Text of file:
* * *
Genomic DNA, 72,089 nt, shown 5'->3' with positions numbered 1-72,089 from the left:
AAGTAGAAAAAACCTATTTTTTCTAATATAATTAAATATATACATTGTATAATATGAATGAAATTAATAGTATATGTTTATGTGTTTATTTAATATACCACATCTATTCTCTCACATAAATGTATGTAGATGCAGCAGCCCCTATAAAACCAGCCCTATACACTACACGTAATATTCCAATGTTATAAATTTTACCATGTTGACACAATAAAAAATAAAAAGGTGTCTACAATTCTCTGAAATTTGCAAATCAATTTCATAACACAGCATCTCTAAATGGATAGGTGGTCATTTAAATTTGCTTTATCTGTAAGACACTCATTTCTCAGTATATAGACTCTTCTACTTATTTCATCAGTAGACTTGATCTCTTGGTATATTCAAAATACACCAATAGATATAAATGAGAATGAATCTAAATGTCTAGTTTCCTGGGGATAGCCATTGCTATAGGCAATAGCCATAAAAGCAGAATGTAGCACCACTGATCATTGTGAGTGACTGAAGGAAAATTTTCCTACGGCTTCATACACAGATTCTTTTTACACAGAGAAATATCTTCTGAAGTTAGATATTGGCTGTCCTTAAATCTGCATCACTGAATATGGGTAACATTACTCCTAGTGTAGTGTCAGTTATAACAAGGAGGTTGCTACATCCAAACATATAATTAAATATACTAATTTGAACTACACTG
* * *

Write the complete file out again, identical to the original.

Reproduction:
Genomic DNA, 72,089 nt, shown 5'->3' with positions numbered 1-72,089 from the left:
AAGTAGAAAAAACCTATTTTTTCTAATATAATTAAATATATACATTGTATAATATGAATGAAATTAATAGTATATGTTTATGTGTTTATTTAATATACCACATCTATTCTCTCACATAAATGTATGTAGATGCAGCAGCCCCTATAAAACCAGCCCTATACACTACACGTAATATTCCAATGTTATAAATTTTACCATGTTGACACAATAAAAAATAAAAAGGTGTCTACAATTCTCTGAAATTTGCAAATCAATTTCATAACACAGCATCTCTAAATGGATAGGTGGTCATTTAAATTTGCTTTATCTGTAAGACACTCATTTCTCAGTATATAGACTCTTCTACTTATTTCATCAGTAGACTTGATCTCTTGGTATATTCAAAATACACCAATAGATATAAATGAGAATGAATCTAAATGTCTAGTTTCCTGGGGATAGCCATTGCTATAGGCAATAGCCATAAAAGCAGAATGTAGCACCACTGATCATTGTGAGTGACTGAAGGAAAATTTTCCTACGGCTTCATACACAGATTCTTTTTACACAGAGAAATATCTTCTGAAGTTAGATATTGGCTGTCCTTAAATCTGCATCACTGAATATGGGTAACATTACTCCTAGTGTAGTGTCAGTTATAACAAGGAGGTTGCTACATCCAAACATATAATTAAATATACTAATTTGAACTACACTG